November 30, 2015

With new partnerships, Loyola's doctors are always within reach

Loyola makes stroke telemedicine partnerships with 4 hospitals

Loyola is forming a new type of partnership with referring physicians, and patients are the big winners.

Loyola subspecialists, including pediatric cardiologists, heart failure specialists, hepatologists, pediatric oncologists and neurologists are now renting space in referring physicians’ offices ranging from Chicago’s Chinatown to downstate Moline.

Rather than the patient traveling to Loyola’s main campus or to an ambulatory location, Loyola physicians are going to the patient’s doctor’s office. For a day or so each month, the Loyola specialist sees patients in what effectively is an office-within-an-office.

It is, in effect, a new version of house calls.

Pediatric cardiologist Joel Hardin, MD, partners with primary care physicians at several locations, including Alexian Brothers Medical Center in Elk Grove Village, St. Alexius Medical Center in Hoffman Estates, Sherman Health in Elgin and Provena St. Mary’s Hospital in Kankakee.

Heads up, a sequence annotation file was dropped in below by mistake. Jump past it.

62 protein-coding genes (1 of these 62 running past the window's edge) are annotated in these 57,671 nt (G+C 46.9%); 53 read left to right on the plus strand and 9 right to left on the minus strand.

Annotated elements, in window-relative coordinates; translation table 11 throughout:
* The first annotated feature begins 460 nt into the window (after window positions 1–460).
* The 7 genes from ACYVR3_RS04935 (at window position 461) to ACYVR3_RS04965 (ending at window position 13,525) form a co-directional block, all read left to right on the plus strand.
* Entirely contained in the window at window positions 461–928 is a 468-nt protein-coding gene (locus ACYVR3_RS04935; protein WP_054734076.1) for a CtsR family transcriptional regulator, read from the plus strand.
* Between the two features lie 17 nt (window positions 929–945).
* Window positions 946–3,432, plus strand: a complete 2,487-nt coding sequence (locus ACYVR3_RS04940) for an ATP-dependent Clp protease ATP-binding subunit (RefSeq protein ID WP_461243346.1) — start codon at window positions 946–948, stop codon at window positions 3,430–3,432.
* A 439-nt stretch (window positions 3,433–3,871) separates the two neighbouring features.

“We are consultants to primary care physicians at all times,” Dr. Hardin said. “We never assume primary care of patients, and we never divert patients from the primary care physician’s practice.”

Dr. Hardin added that the partnerships provide significant benefits to patients. “And when you please the patient, you please the primary care physician.”
Other Loyola subspecialists who are partnering with primary care practices include:

  • Scott Cotler, MD, hepatology: Moline, Rockford, Peoria, Chinatown and the Dearborn Station in downtown Chicago (The Rockford and Peoria hepatology sites are in outpatient centers attached to local hospitals.)
  • Charles Hemenway, MD, pediatric hematology/oncology: Hoffman Estates
  • Alain Heroux, MD, heart failure: Rockford, Elgin